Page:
Images that lazy load are nothing new. The reasons behind doing so are varied, but if you are someone who cares about site speed, lazy loading recently became a lot more important.

If you use PageSpeed Insights at all to check on the speed of your website, then you probably noticed that Google recently made some significant changes. They now use Lighthouse as the basis for their speed results.

What does that mean exactly? Well, the short version is twofold. Firstly, the results are far more comprehensive. Much more is taken into account and weighted differently than it has been in the past. Secondly, this means that it takes a lot more work to get a good speed score, and that perhaps what is considered a “good score” has changed.

Luckily, there seems to be a recurring theme: images. The way images are handled and optimized are weighted heavily under the new algorithms. You may notice three recommendations related to images:

  • Serve images in next-gen formats
  • Properly size images
  • Defer offscreen images

All three of these recommendations are aimed at reducing the amount of data that needs to be loaded before a website can be viewed. Luckily, lazy loading your images (and optimizing them prior to uploading them) can satisfy these requirements and can boost your speed score considerably.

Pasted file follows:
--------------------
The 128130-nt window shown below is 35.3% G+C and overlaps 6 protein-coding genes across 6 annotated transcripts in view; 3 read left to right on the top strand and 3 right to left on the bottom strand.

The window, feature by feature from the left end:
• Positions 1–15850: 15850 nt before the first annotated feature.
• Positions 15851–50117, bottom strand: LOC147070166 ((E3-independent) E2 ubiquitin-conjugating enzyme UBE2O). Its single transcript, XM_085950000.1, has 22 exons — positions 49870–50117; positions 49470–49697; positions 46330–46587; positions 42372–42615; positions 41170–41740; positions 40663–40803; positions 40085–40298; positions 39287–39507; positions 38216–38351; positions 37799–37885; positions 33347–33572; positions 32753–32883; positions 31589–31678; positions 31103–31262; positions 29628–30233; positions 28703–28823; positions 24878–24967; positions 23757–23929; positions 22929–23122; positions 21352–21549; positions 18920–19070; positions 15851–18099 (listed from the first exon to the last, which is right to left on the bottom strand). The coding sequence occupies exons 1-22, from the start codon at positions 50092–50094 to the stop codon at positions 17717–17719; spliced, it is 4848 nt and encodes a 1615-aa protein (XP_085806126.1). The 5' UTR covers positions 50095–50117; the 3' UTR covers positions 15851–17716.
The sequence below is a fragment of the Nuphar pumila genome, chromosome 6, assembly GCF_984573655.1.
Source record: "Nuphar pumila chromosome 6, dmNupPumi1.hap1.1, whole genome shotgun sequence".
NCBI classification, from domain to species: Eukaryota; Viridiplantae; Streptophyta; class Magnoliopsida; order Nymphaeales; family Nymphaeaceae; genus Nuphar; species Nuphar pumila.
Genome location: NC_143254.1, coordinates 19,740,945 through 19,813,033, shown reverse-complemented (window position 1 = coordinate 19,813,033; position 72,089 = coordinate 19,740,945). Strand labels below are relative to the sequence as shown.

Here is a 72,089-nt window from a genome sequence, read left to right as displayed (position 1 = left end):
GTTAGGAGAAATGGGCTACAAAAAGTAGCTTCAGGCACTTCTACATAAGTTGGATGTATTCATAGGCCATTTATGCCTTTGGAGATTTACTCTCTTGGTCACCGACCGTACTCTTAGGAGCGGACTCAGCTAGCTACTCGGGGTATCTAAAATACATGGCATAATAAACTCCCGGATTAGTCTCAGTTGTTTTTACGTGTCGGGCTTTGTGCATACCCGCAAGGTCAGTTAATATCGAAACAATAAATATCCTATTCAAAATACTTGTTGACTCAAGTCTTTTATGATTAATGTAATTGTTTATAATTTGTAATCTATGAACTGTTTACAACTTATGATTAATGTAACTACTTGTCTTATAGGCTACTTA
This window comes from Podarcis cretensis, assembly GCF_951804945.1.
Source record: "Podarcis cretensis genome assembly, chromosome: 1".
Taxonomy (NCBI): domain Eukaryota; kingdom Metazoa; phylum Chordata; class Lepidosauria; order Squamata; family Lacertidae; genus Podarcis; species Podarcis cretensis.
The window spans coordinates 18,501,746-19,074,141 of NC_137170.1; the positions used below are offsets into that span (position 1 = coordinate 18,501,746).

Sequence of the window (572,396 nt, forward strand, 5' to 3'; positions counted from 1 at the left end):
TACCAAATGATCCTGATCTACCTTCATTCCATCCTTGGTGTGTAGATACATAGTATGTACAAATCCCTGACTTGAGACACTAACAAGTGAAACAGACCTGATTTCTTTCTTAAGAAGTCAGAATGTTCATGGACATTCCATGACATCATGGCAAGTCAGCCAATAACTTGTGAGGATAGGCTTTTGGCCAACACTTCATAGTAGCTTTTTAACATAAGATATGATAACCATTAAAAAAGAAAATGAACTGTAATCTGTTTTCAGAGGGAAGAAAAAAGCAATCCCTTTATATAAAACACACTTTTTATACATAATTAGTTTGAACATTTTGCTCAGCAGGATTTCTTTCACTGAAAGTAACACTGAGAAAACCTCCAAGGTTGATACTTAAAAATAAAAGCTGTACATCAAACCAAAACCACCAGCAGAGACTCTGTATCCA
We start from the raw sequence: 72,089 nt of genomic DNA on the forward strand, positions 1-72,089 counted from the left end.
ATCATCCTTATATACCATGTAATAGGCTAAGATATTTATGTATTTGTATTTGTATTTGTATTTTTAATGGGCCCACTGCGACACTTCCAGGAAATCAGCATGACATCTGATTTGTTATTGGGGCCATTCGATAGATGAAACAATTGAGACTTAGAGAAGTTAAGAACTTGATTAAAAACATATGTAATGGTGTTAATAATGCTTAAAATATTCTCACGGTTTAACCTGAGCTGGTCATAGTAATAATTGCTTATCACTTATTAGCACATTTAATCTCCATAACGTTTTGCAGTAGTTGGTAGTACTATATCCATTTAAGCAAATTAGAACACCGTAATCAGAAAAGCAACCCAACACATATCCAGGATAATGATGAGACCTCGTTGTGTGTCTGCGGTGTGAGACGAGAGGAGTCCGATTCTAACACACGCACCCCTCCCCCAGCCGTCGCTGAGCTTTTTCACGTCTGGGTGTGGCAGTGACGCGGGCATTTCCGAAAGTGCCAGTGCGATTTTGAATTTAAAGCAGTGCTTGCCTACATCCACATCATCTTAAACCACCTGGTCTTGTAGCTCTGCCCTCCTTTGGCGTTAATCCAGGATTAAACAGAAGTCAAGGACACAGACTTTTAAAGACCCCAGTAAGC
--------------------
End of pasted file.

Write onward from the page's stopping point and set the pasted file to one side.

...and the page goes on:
In the near future, I will be writing another post about how to handle the other recommendations from Google, but let’s go ahead and get to lazy loading.

Setting Up the Scripts

First thing we will want to do is grab the scripts we will need. We will be using Lazyload by Verlok. Let’s include the following script:

<script src=""></script>

We also need to include a quick initialization function. In this, we will include the class name on which this function will run. Here’s the function we need to include:

var lazyLoadInstance = new LazyLoad({
    elements_selector: ".lazy"

With this function in place, any image that we assign the class lazy will be lazy loaded. You can, of course, change this class to anything you’d like, just be certain to change the reference to it.

Adding an Image

We are going to change the markup of our images slightly. Instead of the normal src attribute, we will use data-src instead. Something like this:

<img class="lazy" data-src="/path/to/my/image.jpg" />

And that’s it! This image will now lazy loaded. Now, we just need to run our images through an image optimizer before uploading them (and use the actual image at the actual size we need). If we implement the same thing on all of our images, the three recommendations above are satisfied!

What About Background Images?

Glad you asked! If you want to lazy load a background image, you can use the markup below to do that:

<div class="lazy" data-bg="url(/path/to/my/image.jpg)"></div>

Easy. Deceptively simple. But, it works.